In Philadelphia the volunteer firemen were unusually well entrenched; hadn’t Benjamin Franklin organized America’s first fire company there? But even before the volunteers were mustered out of service, several companies purchased steamers. In 1858 Hibernia Steam Engine Company Number 1 made a number of exhibition appearances with its new “teakettle” in other communities.
Firemen discovered in time that the new steamers were not so impersonal as it had been feared. The first steamers, in fact, were given individual names, just like the hand-pumpers, and even the old-time volunteer firemen began to see the new engines as handsome. By 1860, steamers were sufficiently small and light to be pulled by hand; that was something of a comfort to the “vamps,” for they were not being supplanted (just then) by horses. The men could still “run with the engines.” Two of the celebrated Currier & Ives series, “The Life of a Fireman,” show steamers, despite the fact that Fireman Currier had grown up with the hand-pumpers.
Even after the volunteers were replaced by professional firemen, the old urge to decorate one’s own fire engine remained. The commissioners in one large city were obliged to order that “If any of the fire companies shall embellish their apparatus by painting, silver or other plating, polishing or any other embellishment, the chief engineer … shall not have replaced at the expense of the said city any such embellishment … and the said embellishment shall belong to the Corporation of the City …”
The day of the hand-drawn steamer, however, was brief. As communities spread out there was greater distance to be covered. Before the 1870’s most of the cities were using horses to draw fire equipment. New York’s fire commissioners were jubilant at the elimination of man-drawn machines. “Noise and confusion in our streets on the occasions of alarms of fire have ceased,” they reported: “the sick and dying are no longer disturbed by the yelling of ‘runners,’ … the inhabitants are left to enjoy their needed rest, and vehicles may pass on unmolested.”
For the next fifty years, horse-drawn fire apparatus dominated the scene. The earliest equipment had been made by locomotive builders and the pumpers resembled their cousins. By the 1870’s, however, fire engines had their own graceful but substantial style. Despite mass-production methods each steamer seemed to have its own individual personality. To those who understood such things each steam whistle was unique. A quarter of a mile or more away in city streets, someone would exclaim with certainty, “That’s 74 Engine!”
Improvements were made, of course. It was possible to have steam maintained in the boiler at all times by having a pipe connection between the fire engine and another boiler beneath the floor of the firehouse. Other inventions provided for the automatic opening of horses’ stalls when an alarm was received.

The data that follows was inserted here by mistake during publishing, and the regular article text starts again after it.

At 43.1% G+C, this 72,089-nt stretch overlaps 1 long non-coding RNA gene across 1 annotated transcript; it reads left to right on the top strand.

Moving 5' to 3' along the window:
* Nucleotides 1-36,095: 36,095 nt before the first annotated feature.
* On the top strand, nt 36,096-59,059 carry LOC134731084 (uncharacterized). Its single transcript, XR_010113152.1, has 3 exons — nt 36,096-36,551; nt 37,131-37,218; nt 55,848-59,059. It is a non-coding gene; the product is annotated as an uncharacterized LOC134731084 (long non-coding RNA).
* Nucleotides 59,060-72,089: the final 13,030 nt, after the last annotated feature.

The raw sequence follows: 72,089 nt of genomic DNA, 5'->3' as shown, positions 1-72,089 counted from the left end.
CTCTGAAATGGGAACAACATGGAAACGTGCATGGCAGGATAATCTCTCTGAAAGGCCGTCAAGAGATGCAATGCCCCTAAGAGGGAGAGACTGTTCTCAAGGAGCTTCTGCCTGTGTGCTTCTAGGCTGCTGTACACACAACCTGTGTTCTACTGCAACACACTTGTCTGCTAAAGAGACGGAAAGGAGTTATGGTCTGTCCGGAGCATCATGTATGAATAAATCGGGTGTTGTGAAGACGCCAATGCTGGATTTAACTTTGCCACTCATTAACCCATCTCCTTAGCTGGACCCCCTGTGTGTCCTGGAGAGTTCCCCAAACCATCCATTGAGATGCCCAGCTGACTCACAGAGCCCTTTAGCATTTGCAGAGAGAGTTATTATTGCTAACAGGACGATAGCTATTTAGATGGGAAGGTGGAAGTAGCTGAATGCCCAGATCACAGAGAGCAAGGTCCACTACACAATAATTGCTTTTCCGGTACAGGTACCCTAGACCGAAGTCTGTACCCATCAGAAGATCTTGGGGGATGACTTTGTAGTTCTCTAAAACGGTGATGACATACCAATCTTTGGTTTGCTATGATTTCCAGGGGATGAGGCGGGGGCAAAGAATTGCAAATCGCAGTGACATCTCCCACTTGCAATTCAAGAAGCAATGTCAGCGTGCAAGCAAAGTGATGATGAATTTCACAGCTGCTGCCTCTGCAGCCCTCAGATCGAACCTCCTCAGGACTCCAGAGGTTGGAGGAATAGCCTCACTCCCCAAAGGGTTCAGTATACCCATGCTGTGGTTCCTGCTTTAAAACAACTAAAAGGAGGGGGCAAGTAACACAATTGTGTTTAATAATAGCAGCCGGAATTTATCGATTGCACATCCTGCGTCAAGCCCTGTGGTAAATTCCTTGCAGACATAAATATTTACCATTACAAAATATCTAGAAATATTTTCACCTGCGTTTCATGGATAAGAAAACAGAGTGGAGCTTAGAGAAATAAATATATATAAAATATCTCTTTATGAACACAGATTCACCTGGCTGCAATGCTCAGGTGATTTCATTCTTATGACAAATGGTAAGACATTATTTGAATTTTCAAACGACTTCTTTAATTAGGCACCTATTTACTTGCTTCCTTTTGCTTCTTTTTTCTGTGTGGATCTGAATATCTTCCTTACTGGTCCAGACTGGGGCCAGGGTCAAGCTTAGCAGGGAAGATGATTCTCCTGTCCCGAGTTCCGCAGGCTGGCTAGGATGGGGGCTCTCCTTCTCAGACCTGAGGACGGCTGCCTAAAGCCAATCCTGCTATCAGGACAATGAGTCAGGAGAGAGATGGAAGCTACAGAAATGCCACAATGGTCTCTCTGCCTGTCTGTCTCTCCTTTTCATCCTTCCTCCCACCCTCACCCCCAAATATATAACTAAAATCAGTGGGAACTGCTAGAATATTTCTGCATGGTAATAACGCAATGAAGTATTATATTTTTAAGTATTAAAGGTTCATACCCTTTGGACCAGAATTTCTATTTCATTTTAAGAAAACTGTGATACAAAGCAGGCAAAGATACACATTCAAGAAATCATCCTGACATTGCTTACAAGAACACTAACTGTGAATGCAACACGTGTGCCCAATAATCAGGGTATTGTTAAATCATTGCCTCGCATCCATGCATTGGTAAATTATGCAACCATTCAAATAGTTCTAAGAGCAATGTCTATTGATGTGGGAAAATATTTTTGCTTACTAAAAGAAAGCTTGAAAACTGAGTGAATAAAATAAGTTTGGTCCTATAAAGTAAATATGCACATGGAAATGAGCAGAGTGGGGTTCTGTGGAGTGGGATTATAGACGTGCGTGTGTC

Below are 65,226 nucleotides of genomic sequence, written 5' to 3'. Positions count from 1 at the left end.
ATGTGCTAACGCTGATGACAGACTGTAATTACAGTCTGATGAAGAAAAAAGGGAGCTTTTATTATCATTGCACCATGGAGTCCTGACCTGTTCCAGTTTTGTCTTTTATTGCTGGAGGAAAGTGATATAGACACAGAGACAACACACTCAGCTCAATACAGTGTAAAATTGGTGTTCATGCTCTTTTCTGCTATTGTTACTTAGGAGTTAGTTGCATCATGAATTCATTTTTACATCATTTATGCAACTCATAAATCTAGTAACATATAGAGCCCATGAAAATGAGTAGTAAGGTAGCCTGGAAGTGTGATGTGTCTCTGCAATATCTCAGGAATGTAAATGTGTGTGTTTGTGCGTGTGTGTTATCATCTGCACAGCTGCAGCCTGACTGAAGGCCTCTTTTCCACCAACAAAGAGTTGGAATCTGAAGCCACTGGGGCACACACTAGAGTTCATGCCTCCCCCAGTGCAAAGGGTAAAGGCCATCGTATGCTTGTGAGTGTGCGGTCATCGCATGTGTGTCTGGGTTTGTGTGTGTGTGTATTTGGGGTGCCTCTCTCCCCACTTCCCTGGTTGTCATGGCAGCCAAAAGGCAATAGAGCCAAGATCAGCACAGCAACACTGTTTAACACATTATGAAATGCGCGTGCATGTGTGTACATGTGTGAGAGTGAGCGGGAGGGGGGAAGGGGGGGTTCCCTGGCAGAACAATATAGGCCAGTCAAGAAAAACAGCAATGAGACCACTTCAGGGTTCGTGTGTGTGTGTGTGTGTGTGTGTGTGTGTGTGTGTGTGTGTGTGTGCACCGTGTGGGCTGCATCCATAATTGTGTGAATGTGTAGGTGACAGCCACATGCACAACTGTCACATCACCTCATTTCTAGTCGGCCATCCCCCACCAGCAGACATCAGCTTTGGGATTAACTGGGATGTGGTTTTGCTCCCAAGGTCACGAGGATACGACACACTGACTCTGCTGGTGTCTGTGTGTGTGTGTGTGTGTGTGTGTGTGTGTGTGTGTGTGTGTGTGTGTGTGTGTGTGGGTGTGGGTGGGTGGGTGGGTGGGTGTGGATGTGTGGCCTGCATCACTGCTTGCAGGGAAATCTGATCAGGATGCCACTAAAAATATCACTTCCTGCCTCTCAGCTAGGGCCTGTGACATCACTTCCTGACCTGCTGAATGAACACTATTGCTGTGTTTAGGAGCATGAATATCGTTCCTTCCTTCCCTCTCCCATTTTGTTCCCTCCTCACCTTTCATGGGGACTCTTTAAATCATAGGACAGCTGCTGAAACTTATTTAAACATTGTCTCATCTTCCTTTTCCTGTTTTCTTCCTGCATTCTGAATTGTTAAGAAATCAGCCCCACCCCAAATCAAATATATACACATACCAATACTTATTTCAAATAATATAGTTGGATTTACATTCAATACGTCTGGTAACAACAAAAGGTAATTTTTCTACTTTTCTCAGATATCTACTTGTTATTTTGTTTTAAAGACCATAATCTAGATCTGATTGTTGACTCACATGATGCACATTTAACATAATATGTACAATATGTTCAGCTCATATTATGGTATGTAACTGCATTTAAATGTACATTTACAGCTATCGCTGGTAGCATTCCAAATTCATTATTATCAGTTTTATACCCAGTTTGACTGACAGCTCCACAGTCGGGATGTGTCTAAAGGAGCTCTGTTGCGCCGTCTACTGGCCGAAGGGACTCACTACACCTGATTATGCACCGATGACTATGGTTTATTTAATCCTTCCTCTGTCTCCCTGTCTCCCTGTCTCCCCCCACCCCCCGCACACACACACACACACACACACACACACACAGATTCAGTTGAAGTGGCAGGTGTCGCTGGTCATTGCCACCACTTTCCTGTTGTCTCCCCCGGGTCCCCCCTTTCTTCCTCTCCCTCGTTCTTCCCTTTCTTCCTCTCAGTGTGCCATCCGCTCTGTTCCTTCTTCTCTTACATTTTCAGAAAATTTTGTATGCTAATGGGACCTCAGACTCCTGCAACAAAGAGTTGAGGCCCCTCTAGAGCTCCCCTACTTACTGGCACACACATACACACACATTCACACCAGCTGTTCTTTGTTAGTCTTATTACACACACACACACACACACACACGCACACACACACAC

Some fire departments tried to dress up the appearance of their equipment by matching the steeds in color and size. It was not unusual to see two-horse or three-horse hitches of coal black, dapple gray, gleaming white or, very occasionally, striking pinto. Oldsters today still feel young again when something reminds them of those two or three well-matched chestnut steeds dashing down Main Street with a glistening nickel steamer that belched forth smoke and fire.
The horses seemed human at times. They sensed when an alarm bell was for them; they knew precisely what was expected of them when the fireman on watch duty hollered, “Get out!” They would trot right smartly to their assigned places under harness that was suspended from the ceiling: to fasten their special collars took but a second. The most touching and spectacular phases of the volunteer firemen seemed to live on in those magnificent horses.
The invention of the internal combustion engine did not spell the end of the picturesque steamers; even after the apparatus reached a fire, those pumps still had to be operated. But when it was realized that the same engine could propel the apparatus and also operate the pumps, the steamer was doomed. Motor tractors, such as the Christie Front Drive or the Von Blerck, were attached to the steamers in place of the gallant horses, but this was only a transitional phase of the change from steam to gasoline. New York’s last steam fire engine was withdrawn from service on May 26, 1933.
In the rest of the United States, the same transformation took place. Many veteran chiefs still felt that steam was more “reliable” than gasoline; but as the engines (or the chiefs) wore out, they were replaced with the latest models.
Yet millions of Americans can still remember the sound of that bloodcurdling steam whistle, or the sight of a nonchalant engineer on his narrow rear platform as he shoveled coal while the engine roared through traffic. The engines of today have far more efficiency, of course, but the steamer cannot be surpassed for glamour and excitement.